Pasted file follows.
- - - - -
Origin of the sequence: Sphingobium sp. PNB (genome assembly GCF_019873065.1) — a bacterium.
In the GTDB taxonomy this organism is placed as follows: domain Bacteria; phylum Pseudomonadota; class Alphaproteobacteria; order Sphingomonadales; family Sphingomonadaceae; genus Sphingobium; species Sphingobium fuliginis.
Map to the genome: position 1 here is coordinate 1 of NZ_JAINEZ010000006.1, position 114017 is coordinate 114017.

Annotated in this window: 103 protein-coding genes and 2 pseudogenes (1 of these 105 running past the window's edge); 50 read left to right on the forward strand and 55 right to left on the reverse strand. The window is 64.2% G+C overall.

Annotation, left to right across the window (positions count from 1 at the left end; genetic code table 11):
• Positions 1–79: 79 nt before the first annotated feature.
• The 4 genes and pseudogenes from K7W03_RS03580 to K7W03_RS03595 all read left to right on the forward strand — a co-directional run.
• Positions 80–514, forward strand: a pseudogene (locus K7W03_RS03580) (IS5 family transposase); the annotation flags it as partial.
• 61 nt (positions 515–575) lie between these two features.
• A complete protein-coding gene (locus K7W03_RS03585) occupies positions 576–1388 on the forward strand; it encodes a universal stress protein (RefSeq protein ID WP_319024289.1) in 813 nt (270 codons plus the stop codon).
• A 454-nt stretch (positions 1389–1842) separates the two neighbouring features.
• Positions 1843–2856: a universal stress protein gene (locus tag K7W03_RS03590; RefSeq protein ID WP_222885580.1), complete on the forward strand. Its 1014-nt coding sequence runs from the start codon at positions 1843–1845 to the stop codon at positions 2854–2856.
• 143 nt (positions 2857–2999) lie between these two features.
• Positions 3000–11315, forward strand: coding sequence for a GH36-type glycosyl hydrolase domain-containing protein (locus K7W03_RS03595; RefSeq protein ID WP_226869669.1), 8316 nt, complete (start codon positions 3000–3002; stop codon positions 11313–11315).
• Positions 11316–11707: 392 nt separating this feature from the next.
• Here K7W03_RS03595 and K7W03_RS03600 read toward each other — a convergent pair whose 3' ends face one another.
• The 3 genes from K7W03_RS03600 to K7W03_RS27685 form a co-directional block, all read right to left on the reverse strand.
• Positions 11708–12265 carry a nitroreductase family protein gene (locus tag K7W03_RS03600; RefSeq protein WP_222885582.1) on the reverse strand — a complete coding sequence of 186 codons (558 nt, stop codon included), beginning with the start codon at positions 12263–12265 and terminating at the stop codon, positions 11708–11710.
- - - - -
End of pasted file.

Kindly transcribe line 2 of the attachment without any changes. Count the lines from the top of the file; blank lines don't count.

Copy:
In the GTDB taxonomy this organism is placed as follows: domain Bacteria; phylum Pseudomonadota; class Alphaproteobacteria; order Sphingomonadales; family Sphingomonadaceae; genus Sphingobium; species Sphingobium fuliginis.